If California falls into the ocean some day, and I find myself living back in New York, you might think that Pizzeria Mozza would be the last place I’d miss with Franny’s and Roberta’s and all the other individual pie places (Motorino, Co., etc.) that would fill that gap. You’d be wrong, though, because Mozza is a lot more than a pizza restaurant. As Amateur Gourmet reader (and Raoul in “Phantom of the Opera”) Kyle Barisich said to me recently on Twitter, “I really think Mozza is LA’s finest restaurant.” Can’t say I disagree.
I mean, check out that dish above. Our favorite bartender at Pizzeria Mozza (and we almost always sit at the bar) turned us on to it: “The pea dish is my absolute favorite right now,” he said. We were on our way to ordering the roasted asparagus dish, but we made a sharp left turn towards peas when he made his pronouncement. And thank God he did because that dish, as simple as it looks, is one of the best things I’ve had in a long time. A combination of fresh farmer’s market peas, slivered sugar snaps, olive oil, lemon zest, and mint, all underneath a mound of yogurt cheese (which is really just strained yogurt). I don’t know what kind of witchcraft is going on in the Mozza kitchen, but spring itself was sitting there in that dish and if there were an endless bottom to it, I’d still be sitting there eating it.
Then we shared the magnificent (and less seasonal) little gem salad with blue cheese dressing, dates and red onions.
It’s Nancy Silverton’s take on the iceberg wedge salad, only better. It’s probably my favorite salad at Mozza (though the others are strong contenders too).
Then it was pizza time. I’ve long been curious about Nancy Silverton’s long-cooked broccoli (a recipe from one of her books where you cook broccoli for a really long time with olive oil, garlic, and anchovies; Food52 has written about it)…here it is on a pizza.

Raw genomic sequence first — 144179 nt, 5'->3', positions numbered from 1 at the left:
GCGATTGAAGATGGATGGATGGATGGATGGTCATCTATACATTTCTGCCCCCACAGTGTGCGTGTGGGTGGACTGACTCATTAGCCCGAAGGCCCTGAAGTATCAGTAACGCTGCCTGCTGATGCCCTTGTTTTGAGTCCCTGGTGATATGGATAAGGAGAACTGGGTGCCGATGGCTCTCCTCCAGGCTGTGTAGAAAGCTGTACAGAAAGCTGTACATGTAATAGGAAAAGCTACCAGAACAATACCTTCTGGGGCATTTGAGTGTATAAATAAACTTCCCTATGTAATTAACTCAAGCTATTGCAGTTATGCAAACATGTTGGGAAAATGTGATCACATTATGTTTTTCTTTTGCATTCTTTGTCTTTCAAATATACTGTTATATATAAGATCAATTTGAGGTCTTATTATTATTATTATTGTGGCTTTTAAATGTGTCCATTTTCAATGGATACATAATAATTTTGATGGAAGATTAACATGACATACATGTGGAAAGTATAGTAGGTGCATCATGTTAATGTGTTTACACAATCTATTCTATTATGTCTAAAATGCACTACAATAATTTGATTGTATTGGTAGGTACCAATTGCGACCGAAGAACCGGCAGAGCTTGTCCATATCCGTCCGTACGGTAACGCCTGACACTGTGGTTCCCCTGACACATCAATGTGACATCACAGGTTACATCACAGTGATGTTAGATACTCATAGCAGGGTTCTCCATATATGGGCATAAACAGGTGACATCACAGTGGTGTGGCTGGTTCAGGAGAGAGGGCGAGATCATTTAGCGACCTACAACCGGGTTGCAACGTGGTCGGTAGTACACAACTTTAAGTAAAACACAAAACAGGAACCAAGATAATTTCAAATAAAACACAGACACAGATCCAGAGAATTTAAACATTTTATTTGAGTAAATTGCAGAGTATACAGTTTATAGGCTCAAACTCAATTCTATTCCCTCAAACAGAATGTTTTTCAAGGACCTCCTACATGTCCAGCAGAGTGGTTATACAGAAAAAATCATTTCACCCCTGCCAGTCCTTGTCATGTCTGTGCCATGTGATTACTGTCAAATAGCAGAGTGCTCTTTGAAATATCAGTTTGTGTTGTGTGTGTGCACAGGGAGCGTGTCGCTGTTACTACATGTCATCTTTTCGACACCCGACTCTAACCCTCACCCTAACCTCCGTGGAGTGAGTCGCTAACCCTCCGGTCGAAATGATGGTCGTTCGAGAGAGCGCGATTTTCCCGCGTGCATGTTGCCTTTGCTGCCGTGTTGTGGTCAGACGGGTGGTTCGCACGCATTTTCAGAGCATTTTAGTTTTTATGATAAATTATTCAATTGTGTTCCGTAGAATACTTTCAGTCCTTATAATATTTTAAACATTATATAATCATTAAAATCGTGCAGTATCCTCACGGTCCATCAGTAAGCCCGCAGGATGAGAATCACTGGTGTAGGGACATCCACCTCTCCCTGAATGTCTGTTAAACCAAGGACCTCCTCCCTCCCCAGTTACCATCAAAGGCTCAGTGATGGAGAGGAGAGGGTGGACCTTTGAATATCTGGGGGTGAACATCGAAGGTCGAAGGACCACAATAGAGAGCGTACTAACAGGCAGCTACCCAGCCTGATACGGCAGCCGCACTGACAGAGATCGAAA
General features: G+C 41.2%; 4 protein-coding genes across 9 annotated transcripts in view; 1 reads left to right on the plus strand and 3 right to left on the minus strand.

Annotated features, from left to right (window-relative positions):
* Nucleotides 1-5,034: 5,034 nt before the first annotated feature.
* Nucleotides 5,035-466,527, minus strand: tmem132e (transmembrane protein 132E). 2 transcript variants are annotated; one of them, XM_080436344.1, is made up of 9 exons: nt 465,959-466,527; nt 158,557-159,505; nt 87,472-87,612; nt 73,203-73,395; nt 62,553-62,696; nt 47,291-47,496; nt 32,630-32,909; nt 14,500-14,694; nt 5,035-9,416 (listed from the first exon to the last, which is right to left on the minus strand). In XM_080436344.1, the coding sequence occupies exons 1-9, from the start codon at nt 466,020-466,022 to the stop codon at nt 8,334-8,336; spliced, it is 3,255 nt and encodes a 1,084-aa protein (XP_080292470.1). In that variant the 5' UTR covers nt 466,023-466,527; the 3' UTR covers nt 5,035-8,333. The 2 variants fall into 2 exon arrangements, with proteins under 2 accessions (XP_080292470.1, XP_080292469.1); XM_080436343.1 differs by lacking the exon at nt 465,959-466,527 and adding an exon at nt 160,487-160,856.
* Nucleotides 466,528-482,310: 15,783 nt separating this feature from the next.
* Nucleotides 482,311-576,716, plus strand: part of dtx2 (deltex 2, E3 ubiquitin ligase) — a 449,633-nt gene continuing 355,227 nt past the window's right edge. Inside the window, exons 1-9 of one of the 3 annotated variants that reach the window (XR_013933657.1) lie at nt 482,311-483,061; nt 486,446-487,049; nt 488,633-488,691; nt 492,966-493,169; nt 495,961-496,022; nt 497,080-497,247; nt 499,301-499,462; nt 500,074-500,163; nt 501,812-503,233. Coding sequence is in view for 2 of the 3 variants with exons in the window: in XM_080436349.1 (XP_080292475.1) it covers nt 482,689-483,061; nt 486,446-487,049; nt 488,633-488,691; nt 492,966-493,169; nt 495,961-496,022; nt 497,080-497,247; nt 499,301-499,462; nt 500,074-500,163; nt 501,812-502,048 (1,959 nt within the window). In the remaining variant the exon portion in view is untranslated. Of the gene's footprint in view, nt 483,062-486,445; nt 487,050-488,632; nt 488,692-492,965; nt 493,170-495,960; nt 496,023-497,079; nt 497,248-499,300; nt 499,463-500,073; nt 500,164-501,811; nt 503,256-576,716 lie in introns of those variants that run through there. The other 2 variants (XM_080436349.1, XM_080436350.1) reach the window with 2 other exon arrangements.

It’s amazing how easy it is to eat all that. Looking at it now, it almost looks like a loaf of bread; but that whole loaf of bread is now living inside my body and I’m a better person for it. I love the crust at Mozza; salty, chewy/crispy, complex from slow fermentation. There are definitely Mozza naysayers who say this pizza isn’t pizza, it’s foccaccia. Those people should be shot.
Our bartender (dammit, why don’t I remember his name?) paired our pizza with this wonderful Italian red.
I love having people who know more about wine than I do (which is pretty much everyone) choose wine for our meal. This one was the perfect choice.
Now for the grand finale. You can’t go to Mozza without ordering dessert; that’s basically a criminal act worthy of NSA-surveillance. The one to get (and I may have written about this before but I don’t care) is the Caramel Copetto with Marshmallow Sauce and Spanish Peanuts.
This is the only dessert I’ve ever experienced in my life that made me want to cry, it’s so good. Chef Naomi Pomeroy, of Portland’s Beast, chimed in on my Instagram, “My fave ever.”
What makes it so good? Salt. And the bitter flavor that develops when you take caramel right to the edge. So think bitter, salty, and sweet and you’ll understand this dessert. It’s worth buying a plane ticket to L.A. right now to experience it.
So thank you, Pizzeria Mozza, for existing. You make living in L.A. a food lover’s dream come true.